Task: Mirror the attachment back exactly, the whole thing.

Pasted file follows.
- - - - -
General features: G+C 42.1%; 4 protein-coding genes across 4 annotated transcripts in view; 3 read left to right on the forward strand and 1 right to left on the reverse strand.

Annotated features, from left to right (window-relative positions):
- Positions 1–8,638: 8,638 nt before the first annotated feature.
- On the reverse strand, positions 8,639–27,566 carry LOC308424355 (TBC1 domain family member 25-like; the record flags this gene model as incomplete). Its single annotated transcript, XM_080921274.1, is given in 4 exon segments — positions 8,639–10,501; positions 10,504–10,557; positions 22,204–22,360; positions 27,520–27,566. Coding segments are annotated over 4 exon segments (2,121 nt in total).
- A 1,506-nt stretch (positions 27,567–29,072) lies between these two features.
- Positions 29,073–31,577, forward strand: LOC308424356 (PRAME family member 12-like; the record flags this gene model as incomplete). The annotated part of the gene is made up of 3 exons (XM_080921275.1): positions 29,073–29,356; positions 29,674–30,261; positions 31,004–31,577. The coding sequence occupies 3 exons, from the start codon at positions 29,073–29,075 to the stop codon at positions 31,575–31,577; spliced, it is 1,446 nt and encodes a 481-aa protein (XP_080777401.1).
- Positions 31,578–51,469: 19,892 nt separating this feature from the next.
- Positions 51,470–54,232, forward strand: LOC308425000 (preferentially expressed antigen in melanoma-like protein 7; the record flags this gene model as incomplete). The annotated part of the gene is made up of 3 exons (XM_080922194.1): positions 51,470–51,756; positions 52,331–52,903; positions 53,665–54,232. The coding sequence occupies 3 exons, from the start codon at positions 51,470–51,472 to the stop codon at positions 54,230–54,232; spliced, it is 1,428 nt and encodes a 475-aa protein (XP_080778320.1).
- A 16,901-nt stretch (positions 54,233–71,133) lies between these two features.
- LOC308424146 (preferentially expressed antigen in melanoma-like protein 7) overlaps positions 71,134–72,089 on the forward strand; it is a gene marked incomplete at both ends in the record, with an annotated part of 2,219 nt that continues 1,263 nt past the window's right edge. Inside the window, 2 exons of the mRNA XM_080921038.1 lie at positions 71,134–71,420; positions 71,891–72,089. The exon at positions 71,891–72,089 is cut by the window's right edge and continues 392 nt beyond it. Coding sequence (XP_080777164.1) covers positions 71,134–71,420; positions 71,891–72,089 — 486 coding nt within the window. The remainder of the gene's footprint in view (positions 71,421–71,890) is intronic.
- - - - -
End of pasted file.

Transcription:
General features: G+C 42.1%; 4 protein-coding genes across 4 annotated transcripts in view; 3 read left to right on the forward strand and 1 right to left on the reverse strand.

Annotated features, from left to right (window-relative positions):
- Positions 1–8,638: 8,638 nt before the first annotated feature.
- On the reverse strand, positions 8,639–27,566 carry LOC308424355 (TBC1 domain family member 25-like; the record flags this gene model as incomplete). Its single annotated transcript, XM_080921274.1, is given in 4 exon segments — positions 8,639–10,501; positions 10,504–10,557; positions 22,204–22,360; positions 27,520–27,566. Coding segments are annotated over 4 exon segments (2,121 nt in total).
- A 1,506-nt stretch (positions 27,567–29,072) lies between these two features.
- Positions 29,073–31,577, forward strand: LOC308424356 (PRAME family member 12-like; the record flags this gene model as incomplete). The annotated part of the gene is made up of 3 exons (XM_080921275.1): positions 29,073–29,356; positions 29,674–30,261; positions 31,004–31,577. The coding sequence occupies 3 exons, from the start codon at positions 29,073–29,075 to the stop codon at positions 31,575–31,577; spliced, it is 1,446 nt and encodes a 481-aa protein (XP_080777401.1).
- Positions 31,578–51,469: 19,892 nt separating this feature from the next.
- Positions 51,470–54,232, forward strand: LOC308425000 (preferentially expressed antigen in melanoma-like protein 7; the record flags this gene model as incomplete). The annotated part of the gene is made up of 3 exons (XM_080922194.1): positions 51,470–51,756; positions 52,331–52,903; positions 53,665–54,232. The coding sequence occupies 3 exons, from the start codon at positions 51,470–51,472 to the stop codon at positions 54,230–54,232; spliced, it is 1,428 nt and encodes a 475-aa protein (XP_080778320.1).
- A 16,901-nt stretch (positions 54,233–71,133) lies between these two features.
- LOC308424146 (preferentially expressed antigen in melanoma-like protein 7) overlaps positions 71,134–72,089 on the forward strand; it is a gene marked incomplete at both ends in the record, with an annotated part of 2,219 nt that continues 1,263 nt past the window's right edge. Inside the window, 2 exons of the mRNA XM_080921038.1 lie at positions 71,134–71,420; positions 71,891–72,089. The exon at positions 71,891–72,089 is cut by the window's right edge and continues 392 nt beyond it. Coding sequence (XP_080777164.1) covers positions 71,134–71,420; positions 71,891–72,089 — 486 coding nt within the window. The remainder of the gene's footprint in view (positions 71,421–71,890) is intronic.